It used to be that horror films were released in the autumn, then around Halloween more and more. Winter has become a big release date as well now, with February and March often carrying horror titles in cinemas. With new horror films being produced constantly and released every week to DVD in the U.K., however, theatrical windows are becoming shorter and shorter, sometimes non-existent. And many are looking to premier at Frightfest and then get 0ut to DVD as quickly as possible.
In such a crowded market it can sometimes be hard to stand out from the pack. It can also be difficult trying to overcome received wisdom, and The Dyatlov Pass Incident faced both of these fights. It definitely seemed to split the audience down the middle at Frightfest, but some qualities are undeniable. Firstly, that former action blockbuster director Renny Harlin has not lost his chops, especially given he cut his teeth on horror films (Prison, A Nightmare On Elm Street Part 4); and secondly, that many reviewers in the U.K. have long since stopped considering U.S. characters in these sorts of films with anything other than thinly-disguised racism.
Yes, this is a “found footage” film, but it has ambitions beyond the confines of that limited subgenre. This is a proper film with proper actors and proper direction, making great use of real-world locations that were clearly freezing, and showing real restraint in the doling out of scares. There was one early on in the far background left of the screen that over half the audience in the Empire Leicester Square didn’t even notice due to careful composition misdirecting the audience, and the few of us who did gasped and turned to each other to make sure we had not hallucinated it.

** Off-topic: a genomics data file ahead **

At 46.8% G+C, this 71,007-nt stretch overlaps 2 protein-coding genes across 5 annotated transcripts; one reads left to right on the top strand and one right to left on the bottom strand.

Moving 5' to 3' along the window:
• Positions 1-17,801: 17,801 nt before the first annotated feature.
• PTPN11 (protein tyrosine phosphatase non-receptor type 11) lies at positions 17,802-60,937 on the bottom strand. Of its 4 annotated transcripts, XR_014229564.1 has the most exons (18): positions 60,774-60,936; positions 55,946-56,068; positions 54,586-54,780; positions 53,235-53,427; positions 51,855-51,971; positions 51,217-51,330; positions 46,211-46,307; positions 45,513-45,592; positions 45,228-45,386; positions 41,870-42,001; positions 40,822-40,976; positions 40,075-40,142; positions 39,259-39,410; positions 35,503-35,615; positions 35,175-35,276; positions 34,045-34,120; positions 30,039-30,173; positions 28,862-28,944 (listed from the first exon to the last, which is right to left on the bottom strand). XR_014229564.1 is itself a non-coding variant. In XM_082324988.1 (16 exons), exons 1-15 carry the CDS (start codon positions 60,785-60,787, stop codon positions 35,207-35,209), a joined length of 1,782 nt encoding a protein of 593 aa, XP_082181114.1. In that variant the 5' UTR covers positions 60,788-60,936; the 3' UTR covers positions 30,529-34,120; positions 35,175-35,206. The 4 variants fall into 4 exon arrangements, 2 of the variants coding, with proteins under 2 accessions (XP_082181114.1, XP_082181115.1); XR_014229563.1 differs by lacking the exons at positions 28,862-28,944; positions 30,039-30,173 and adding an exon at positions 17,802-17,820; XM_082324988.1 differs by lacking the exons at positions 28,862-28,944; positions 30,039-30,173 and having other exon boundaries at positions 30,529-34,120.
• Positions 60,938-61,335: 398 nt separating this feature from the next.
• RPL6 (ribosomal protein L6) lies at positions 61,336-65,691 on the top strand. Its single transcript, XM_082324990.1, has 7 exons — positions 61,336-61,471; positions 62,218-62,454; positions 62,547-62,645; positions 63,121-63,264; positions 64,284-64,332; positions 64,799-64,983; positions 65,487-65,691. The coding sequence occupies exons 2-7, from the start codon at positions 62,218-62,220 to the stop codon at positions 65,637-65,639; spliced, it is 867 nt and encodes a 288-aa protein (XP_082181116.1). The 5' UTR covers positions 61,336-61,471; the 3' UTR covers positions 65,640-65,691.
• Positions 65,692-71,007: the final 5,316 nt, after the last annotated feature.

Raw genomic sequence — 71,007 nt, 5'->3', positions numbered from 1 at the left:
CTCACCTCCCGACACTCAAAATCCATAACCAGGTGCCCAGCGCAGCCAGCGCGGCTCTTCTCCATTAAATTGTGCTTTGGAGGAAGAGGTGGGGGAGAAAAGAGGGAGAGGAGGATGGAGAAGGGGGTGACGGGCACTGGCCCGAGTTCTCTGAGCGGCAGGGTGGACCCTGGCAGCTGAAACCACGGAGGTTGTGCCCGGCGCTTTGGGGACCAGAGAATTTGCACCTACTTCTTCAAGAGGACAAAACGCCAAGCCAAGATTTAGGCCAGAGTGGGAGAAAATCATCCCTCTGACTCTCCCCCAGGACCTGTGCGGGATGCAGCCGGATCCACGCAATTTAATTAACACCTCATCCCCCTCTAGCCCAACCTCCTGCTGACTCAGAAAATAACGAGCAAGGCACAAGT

The plot may be traditional – U.S. students aim to make a documentary about a real-life spooky incident – but the character types and their interactions are all depressingly realistic to anyone who has ever met these sorts of people in real life. Refreshingly, the two most experienced characters start questioning the sanity of their undertaking early on, and their issues grow rapidly the further up the mountain they get, mitigated mostly by sexual interest. The kills are not predictable, nor which characters will go when and why, and Harlin commands the frame as he always has, letting the scope of the winter mountain landscape frame the actors’ increasing desperation.
The final act inside a seemingly-abandoned Soviet base is everything it should be, a genuine elevation of tension and scares leading to a full-on sci-fi finish that nods to the kinds of genre-twisters that used to be the staple of such TV shows as The X-Files, The Outer Limits or The Twilight Zone. It even offers a genuinely emotional undercurrent to said ending, which is far more than most films in the subgenre can be bothered to do. This is a film that remembers to offer more than mere cyphers acting as audience stand-ins for a thrill-ride, to be a drama as well, to make you feel and empathise with unlikable people out of their depth caught up in greater forces than they can comprehend, Cold War debris of the kind that made for great adventures in Warren Ellis’ brilliant comic Global Frequency.
The U.K. DVD and Blu-ray from Anchor Bay probably have great picture and sound, as well as carrying a ten-minute making-of and the trailer, but we couldn’t tell you about any of these as all that was sent out for a review was a screener carrying both this and another Anchor Bay release compressed on the one DVD. The film is definitely worth seeing for those seeking more than surface thrills, but we can only hope when you put your hard-earned money down for the consumer disc, it presents it well.